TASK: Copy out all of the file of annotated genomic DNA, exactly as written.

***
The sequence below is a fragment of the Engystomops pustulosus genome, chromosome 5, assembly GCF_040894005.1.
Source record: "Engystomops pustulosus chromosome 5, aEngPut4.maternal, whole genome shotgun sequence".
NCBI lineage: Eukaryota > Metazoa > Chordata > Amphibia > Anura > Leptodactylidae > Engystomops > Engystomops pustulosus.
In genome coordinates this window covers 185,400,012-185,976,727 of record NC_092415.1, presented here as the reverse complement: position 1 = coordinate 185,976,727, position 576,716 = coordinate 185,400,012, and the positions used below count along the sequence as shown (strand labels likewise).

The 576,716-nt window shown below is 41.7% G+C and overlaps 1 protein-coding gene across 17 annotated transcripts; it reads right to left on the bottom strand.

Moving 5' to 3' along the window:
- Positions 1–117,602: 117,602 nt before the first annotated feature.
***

The sequence below is a fragment of the Engystomops pustulosus genome, chromosome 5, assembly GCF_040894005.1.
Source record: "Engystomops pustulosus chromosome 5, aEngPut4.maternal, whole genome shotgun sequence".
NCBI lineage: Eukaryota > Metazoa > Chordata > Amphibia > Anura > Leptodactylidae > Engystomops > Engystomops pustulosus.
In genome coordinates this window covers 185,400,012-185,976,727 of record NC_092415.1, presented here as the reverse complement: position 1 = coordinate 185,976,727, position 576,716 = coordinate 185,400,012, and the positions used below count along the sequence as shown (strand labels likewise).

The 576,716-nt window shown below is 41.7% G+C and overlaps 1 protein-coding gene across 17 annotated transcripts; it reads right to left on the bottom strand.

Moving 5' to 3' along the window:
- Positions 1–117,602: 117,602 nt before the first annotated feature.